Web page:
The area of lattice-based cryptography is growing ever-more prominent as a paradigm for quantum-resistant cryptography. One of the most important hard problem underpinning the security of lattice- based cryptosystems is the shortest vector problem (SVP). At present, two approaches dominate methods for solving instances of this problem in practice: enumeration and sieving. In 2010, Micciancio and Voulgaris presented a heuristic member of the sieving family, known as GaussSieve, demonstrating it to be comparable to enumeration methods in practice. With contemporary lattice-based cryptographic proposals relying largely on the hardness of solving the shortest and closest vector problems in ideal lattices, examining possible improvements to sieving algorithms becomes highly pertinent since, at present, only sieving algorithms have been successfully adapted to solve such instances more efficiently than in the random lattice case. In this paper, we propose a number of heuristic improvements to GaussSieve, which can also be applied to other sieving algorithms for SVP.

06:17 [Pub][ePrint] Statistical Properties of the Square Map Modulo a Power of Two, by S. M. Dehnavi and A. Mahmoodi Rishakani and M. R. Mirzaee Shamsabad and Einollah Pasha

  The square map is one of the functions that is used in cryptography. For instance, the square map is used in Rabin encryption scheme, block cipher RC6 and stream cipher Rabbit, in different forms. In this paper we study a special case of the square map, namely the square function modulo a power of two. We obtain probability distribution of the output of this map as a vectorial Boolean function. We find probability distribution of the component Boolean functions of this map. We present the joint probability distribution of the component Boolean functions of this function. We introduce a new function which is similar to the function that is used in Rabbit cipher and we compute the probability distribution of the component Boolean functions of this new map.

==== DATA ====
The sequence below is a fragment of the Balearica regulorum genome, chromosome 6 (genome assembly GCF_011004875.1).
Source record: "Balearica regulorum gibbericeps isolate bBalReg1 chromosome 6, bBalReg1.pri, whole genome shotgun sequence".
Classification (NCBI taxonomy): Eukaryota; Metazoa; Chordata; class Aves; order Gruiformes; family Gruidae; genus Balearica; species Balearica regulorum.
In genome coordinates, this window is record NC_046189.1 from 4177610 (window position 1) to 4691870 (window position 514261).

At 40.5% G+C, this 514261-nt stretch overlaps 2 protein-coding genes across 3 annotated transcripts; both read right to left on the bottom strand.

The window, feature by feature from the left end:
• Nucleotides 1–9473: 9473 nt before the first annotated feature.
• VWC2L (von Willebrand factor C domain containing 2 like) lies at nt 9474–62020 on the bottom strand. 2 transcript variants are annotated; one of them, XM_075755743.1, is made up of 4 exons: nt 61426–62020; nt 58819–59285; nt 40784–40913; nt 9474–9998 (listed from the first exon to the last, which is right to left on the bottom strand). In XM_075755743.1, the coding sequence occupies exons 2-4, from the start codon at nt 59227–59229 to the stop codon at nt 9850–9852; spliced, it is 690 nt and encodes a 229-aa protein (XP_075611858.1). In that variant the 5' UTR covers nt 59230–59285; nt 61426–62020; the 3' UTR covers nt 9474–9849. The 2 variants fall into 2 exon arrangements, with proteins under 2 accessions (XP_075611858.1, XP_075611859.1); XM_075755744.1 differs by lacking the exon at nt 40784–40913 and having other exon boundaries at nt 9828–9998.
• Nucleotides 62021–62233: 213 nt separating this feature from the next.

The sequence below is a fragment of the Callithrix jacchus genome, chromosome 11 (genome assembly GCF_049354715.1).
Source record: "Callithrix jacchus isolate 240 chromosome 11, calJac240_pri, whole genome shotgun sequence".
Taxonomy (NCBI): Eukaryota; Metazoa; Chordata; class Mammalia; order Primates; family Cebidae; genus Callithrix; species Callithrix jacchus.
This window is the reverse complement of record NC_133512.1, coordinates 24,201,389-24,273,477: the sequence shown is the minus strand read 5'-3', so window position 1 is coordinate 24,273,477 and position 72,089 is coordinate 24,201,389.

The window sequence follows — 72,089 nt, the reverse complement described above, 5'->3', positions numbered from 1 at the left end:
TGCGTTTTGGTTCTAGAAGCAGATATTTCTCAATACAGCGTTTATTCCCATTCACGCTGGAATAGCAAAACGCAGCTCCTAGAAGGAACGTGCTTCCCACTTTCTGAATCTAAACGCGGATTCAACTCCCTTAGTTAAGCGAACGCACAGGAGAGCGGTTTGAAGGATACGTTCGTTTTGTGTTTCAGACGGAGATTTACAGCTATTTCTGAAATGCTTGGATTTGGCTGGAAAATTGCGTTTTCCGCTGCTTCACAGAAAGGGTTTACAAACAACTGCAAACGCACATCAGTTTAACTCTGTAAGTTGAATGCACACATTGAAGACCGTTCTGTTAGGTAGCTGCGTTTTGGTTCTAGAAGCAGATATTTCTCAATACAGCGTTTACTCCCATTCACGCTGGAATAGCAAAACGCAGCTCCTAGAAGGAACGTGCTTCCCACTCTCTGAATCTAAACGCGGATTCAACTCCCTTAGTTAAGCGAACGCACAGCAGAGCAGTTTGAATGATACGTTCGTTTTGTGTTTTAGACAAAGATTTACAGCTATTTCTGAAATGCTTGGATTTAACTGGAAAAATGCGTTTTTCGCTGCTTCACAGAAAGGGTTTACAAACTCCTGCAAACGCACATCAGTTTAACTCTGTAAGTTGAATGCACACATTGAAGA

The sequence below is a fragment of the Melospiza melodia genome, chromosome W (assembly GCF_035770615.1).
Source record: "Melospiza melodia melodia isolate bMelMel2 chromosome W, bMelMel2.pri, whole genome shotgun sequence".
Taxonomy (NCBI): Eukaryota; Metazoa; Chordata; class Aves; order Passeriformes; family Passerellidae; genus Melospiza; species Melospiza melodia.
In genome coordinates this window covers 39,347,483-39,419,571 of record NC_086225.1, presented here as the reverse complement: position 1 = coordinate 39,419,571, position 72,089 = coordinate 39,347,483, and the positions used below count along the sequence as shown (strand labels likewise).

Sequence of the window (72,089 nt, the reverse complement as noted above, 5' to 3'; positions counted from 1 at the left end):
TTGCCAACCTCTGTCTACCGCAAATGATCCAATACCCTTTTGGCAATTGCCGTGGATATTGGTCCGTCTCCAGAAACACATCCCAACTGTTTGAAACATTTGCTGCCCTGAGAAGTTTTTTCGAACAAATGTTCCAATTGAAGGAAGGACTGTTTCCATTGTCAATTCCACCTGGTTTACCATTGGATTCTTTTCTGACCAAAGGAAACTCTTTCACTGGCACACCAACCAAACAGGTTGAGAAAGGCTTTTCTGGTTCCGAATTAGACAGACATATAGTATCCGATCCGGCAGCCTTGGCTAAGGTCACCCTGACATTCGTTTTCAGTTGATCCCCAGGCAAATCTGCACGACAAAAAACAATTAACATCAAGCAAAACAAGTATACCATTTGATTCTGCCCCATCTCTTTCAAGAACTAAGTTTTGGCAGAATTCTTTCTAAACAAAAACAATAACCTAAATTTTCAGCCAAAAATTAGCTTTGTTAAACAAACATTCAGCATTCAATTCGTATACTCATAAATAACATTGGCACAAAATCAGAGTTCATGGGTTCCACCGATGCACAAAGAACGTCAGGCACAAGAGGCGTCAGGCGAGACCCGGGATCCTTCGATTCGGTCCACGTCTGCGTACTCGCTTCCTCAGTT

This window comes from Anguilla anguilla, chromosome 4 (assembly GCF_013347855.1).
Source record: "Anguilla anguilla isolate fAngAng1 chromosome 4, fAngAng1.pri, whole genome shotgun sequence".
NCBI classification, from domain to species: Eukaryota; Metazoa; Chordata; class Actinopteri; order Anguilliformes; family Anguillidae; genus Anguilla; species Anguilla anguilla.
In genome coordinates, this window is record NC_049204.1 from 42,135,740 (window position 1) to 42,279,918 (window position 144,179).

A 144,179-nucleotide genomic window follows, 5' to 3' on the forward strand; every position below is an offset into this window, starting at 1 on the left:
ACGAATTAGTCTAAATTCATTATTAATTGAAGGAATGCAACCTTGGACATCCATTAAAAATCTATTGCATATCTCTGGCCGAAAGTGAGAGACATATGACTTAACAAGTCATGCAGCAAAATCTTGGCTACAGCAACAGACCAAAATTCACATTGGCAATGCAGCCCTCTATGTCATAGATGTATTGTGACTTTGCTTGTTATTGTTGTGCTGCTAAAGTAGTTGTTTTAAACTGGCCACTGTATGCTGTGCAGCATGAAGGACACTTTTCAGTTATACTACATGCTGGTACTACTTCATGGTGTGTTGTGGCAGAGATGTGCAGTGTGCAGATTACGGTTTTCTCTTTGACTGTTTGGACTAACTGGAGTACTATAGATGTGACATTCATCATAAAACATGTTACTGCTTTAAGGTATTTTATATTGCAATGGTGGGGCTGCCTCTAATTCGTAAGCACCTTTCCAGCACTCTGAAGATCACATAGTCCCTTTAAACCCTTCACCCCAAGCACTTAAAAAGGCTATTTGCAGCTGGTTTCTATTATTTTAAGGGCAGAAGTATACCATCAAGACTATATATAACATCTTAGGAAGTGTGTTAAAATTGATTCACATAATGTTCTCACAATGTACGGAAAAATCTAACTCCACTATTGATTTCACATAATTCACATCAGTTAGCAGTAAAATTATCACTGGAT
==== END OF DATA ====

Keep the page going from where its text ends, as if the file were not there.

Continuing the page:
03:17 [Pub][ePrint] Weak Instances of PLWE, by Kirsten Eisentraeger and Sean Hallgren and Kristin Lauter

  In this paper we present a new attack on the polynomial version of the Ring-LWE assumption, for certain carefully chosen number fields. This variant of RLWE, introduced in [BV11] and called the PLWE assumption, is known to be as hard as the RLWE assumption for 2-power cyclotomic number fields, and for cyclotomic number fields in general with a small cost in terms of error growth. For general number fields, we articulate the relevant properties and prove security reductions for number fields with those properties. We then present an attack on PLWE for number fields satisfying certain properties.